Published: 2017-01-19

Development, implementation, and analysis of adverse drug reaction monitoring system in a rural tertiary care teaching hospital in Narketpally, Telangana

S. M. Shareef, C. D. M. Naidu, Shrinivas R. Raikar, Y. Venkata Rao, U. Devika


Background: Adverse drug reactions (ADR) are the fourth leading cause of mortality and a great concern in therapeutics. Pharmacovigilance is more important in India as the health care system is inadequate with poor doctor-patient ratio, high incidence of self-medication, and presence of counterfeit drugs. The present study was conducted with the aim of analyzing the pattern of ADR occurring in a rural tertiary care hospital with a newly established pharmacovigilance center and to identify the most frequent ADRs, common drugs implicated and severity of reactions.

Methods: A non-interventional observational prospective study was conducted over a year. The red boxes for dropping the filled yellow ADR forms were installed in all the wards and outpatient departments. Additional information and missing data were obtained personally by either consulting the physician or through case sheets.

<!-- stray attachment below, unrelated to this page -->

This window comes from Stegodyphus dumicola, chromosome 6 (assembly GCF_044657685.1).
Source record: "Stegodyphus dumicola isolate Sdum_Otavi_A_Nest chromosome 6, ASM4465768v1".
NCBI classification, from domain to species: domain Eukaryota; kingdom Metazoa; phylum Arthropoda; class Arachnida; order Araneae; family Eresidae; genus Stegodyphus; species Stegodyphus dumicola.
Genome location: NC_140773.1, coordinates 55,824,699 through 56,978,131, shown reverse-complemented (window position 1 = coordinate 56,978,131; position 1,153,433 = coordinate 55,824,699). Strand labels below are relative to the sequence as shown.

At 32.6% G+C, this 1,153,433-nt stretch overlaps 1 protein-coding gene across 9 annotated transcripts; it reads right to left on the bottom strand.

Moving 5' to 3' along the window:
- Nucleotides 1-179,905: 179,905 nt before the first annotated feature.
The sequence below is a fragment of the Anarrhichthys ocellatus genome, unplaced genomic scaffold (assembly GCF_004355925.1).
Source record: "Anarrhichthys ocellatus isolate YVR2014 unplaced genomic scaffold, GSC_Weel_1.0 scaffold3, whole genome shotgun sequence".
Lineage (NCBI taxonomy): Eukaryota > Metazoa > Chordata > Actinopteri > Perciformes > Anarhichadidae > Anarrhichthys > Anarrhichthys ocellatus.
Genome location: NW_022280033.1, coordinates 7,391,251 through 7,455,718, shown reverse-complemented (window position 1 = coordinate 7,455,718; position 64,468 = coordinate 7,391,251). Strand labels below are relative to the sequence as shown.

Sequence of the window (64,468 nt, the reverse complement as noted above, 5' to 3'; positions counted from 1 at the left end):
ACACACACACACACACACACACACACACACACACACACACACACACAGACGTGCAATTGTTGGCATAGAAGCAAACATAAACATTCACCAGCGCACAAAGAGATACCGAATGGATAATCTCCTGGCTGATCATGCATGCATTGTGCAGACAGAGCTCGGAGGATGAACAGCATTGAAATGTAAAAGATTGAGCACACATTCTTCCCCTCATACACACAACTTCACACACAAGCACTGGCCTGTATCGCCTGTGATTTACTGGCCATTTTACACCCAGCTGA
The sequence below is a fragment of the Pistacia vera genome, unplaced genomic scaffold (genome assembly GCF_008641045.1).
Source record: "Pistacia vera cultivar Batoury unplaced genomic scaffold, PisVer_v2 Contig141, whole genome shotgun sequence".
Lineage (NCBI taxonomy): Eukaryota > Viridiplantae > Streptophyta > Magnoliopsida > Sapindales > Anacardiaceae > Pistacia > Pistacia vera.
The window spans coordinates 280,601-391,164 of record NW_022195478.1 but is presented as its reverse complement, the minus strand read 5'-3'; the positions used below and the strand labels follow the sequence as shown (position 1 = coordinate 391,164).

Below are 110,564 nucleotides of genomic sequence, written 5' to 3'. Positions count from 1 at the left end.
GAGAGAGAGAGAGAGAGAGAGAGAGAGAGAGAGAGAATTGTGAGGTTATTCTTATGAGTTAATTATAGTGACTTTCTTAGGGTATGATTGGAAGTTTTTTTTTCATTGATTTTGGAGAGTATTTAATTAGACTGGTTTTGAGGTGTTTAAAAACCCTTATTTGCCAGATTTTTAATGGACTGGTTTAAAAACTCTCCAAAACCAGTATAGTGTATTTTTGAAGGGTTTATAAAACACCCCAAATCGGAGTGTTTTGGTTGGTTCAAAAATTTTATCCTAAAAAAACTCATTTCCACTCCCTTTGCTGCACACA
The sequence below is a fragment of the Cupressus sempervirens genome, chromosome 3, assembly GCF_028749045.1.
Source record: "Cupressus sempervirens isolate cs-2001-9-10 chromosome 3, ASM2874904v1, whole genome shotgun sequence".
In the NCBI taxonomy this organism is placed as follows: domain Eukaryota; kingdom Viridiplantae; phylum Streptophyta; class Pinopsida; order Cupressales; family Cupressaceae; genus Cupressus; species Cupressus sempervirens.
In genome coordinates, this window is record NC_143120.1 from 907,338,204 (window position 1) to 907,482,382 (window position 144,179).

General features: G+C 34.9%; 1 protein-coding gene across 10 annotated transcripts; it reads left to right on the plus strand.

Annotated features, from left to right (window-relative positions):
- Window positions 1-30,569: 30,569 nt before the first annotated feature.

Results: The most common class of drugs implicated in the causation of ADRs was antimicrobials (52%), followed by drugs acting on the central nervous system. The most commonly observed ADRs were dermatological Type B reactions. The majority of the reactions belonged to possible or probable category, but no reaction was categorized as definite.

Conclusion: Dermatological reactions are the most common ADR occurring in our hospital and antimicrobials are the most common causative drugs. The reporting rate was adequate, and there is still a need for increasing the awareness and knowledge about ADR reporting system and pharmacovigilance for promoting the safe use of drugs.


Pharmacovigilance, Adverse drug reactions, Tertiary care hospital

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